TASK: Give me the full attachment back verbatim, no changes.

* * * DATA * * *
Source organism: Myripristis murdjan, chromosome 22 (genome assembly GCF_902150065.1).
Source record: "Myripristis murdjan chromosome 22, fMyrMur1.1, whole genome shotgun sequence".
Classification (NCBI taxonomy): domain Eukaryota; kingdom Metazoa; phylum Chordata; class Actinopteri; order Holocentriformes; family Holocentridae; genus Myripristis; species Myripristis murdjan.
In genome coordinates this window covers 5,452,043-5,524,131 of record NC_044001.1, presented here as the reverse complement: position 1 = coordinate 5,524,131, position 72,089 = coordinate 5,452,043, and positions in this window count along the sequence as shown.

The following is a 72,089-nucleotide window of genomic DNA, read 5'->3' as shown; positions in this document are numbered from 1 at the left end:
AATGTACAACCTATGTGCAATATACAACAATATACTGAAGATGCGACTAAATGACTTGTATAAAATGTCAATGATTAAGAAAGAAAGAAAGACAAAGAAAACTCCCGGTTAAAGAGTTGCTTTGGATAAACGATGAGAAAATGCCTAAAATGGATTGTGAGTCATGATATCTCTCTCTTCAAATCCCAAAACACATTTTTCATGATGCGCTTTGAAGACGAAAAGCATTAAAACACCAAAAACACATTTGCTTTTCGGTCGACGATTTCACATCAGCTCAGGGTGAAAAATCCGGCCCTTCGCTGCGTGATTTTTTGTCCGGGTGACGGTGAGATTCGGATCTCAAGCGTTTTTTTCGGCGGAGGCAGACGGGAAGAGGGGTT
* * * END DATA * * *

Source organism: Myripristis murdjan, chromosome 22 (genome assembly GCF_902150065.1).
Source record: "Myripristis murdjan chromosome 22, fMyrMur1.1, whole genome shotgun sequence".
Classification (NCBI taxonomy): domain Eukaryota; kingdom Metazoa; phylum Chordata; class Actinopteri; order Holocentriformes; family Holocentridae; genus Myripristis; species Myripristis murdjan.
In genome coordinates this window covers 5,452,043-5,524,131 of record NC_044001.1, presented here as the reverse complement: position 1 = coordinate 5,524,131, position 72,089 = coordinate 5,452,043, and positions in this window count along the sequence as shown.

The following is a 72,089-nucleotide window of genomic DNA, read 5'->3' as shown; positions in this document are numbered from 1 at the left end:
AATGTACAACCTATGTGCAATATACAACAATATACTGAAGATGCGACTAAATGACTTGTATAAAATGTCAATGATTAAGAAAGAAAGAAAGACAAAGAAAACTCCCGGTTAAAGAGTTGCTTTGGATAAACGATGAGAAAATGCCTAAAATGGATTGTGAGTCATGATATCTCTCTCTTCAAATCCCAAAACACATTTTTCATGATGCGCTTTGAAGACGAAAAGCATTAAAACACCAAAAACACATTTGCTTTTCGGTCGACGATTTCACATCAGCTCAGGGTGAAAAATCCGGCCCTTCGCTGCGTGATTTTTTGTCCGGGTGACGGTGAGATTCGGATCTCAAGCGTTTTTTTCGGCGGAGGCAGACGGGAAGAGGGGTT